Charge reduced in fatal noise dispute




A Vancouver man pleaded not guilty Friday to second-degree murder in the March 3 shooting of a man who lived in his Cascade Park apartment complex.

Christopher D. Paul, 31, made a brief appearance before Clark County Superior Court Judge Robert Lewis, who lowered Paul’s bail from $1 million to $500,000 in light of the lesser charge.

Paul was arrested on suspicion of first-degree murder in the death of Eric Walswick.

According to an affidavit of probable cause, Paul called 911 at 4:47 a.m. after shooting Walswick. He allegedly told a dispatcher that he went out to the parking lot at Village at Cascade Park Apartments, where Walswick was inside a car, listening to loud music. Paul told the dispatcher he knocked on the car window and Walswick got out of the car and “charged him.”

“Chris told dispatchers that he discharged a single round from his weapon and then returned to his apartment where he called 911,” wrote Detective John Ringo of the Vancouver Police Department.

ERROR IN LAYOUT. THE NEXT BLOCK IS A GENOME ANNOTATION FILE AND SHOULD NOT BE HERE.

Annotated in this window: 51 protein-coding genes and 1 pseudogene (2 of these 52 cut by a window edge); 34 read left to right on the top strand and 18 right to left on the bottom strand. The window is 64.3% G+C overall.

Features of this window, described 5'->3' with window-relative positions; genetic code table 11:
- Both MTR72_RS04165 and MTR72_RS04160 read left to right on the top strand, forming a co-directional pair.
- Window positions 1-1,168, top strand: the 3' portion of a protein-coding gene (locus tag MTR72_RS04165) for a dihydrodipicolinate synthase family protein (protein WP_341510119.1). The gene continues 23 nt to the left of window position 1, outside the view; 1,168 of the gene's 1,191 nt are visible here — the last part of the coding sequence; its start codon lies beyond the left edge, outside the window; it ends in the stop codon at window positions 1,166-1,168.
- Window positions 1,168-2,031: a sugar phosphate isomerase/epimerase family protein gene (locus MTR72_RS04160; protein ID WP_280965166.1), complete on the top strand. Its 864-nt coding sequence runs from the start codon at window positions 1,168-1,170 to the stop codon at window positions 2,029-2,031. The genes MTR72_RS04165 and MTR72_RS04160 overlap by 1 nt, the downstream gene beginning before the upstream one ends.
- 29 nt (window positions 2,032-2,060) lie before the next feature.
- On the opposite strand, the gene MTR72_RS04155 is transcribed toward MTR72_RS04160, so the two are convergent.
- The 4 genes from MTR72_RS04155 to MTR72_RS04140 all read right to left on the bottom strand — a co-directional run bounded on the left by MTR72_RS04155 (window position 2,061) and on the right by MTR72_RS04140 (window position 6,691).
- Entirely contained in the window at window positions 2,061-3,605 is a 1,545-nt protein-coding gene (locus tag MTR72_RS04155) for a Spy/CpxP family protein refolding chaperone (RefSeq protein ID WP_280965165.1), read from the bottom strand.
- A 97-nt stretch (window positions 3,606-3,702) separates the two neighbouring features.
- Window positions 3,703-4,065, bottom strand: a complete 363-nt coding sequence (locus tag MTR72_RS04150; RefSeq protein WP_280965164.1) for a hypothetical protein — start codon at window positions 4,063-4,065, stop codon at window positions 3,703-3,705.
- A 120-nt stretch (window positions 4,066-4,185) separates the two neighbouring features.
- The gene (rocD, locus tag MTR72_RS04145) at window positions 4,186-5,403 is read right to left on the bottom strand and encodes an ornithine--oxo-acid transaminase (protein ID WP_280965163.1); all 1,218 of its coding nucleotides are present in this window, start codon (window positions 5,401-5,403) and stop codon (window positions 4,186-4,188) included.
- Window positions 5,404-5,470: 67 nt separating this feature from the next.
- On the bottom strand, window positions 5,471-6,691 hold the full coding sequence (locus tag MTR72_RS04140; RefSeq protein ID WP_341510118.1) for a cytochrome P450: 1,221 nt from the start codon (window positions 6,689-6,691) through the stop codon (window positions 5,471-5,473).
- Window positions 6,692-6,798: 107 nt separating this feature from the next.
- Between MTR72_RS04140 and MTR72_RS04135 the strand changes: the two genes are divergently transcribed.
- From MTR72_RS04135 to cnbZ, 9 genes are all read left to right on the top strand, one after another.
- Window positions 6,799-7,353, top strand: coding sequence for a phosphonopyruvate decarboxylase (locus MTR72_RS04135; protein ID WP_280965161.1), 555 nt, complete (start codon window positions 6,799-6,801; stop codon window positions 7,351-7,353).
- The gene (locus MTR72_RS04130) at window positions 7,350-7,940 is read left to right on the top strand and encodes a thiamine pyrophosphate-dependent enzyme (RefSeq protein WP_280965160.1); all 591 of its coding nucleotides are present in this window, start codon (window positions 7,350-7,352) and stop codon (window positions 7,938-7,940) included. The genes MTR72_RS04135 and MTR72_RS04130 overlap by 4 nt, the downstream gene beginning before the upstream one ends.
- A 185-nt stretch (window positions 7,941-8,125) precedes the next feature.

To prove first-degree murder, prosecutors have to prove premeditated intent.

On Friday, Senior Deputy Prosecutor Alan Harvey said he filed a charge of second-degree felony murder because that’s what the evidence supports. While “felony murder” sounds redundant, it means prosecutors have a lower burden of proof because instead of proving an intent to kill (the standard for second-degree murder) they only have to show the defendant intended on committing a felony (in this case, second-degree assault) and in the course of committing that felony, the victim died.

Second-degree felony murder has the same standard sentencing range as second-degree murder, 10 to 17 years in prison. Harvey also filed a firearm enhancement, which would add a mandatory five years to any sentence.

If additional evidence supports a different theory, Harvey can file amended charges.

Harvey said there’s no evidence that Walswick, who died from his injuries at PeaceHealth Southwest Medical Center, was armed. Walswick was 26.

Paul has no prior criminal history. At the time of his arrest, he was employed as a Fred Meyer grocery clerk.

Three days before the shooting, Paul’s wife had called 911 to complain about Walswick listening to loud music in the parking lot.

Lewis said if Paul posts $500,000 bail, he will have to return to court to have a judge set conditions of his release. Court-appointed defense attorney Matthew Hoff said Paul would live with family members in Battle Ground.

Trial was set for April 30.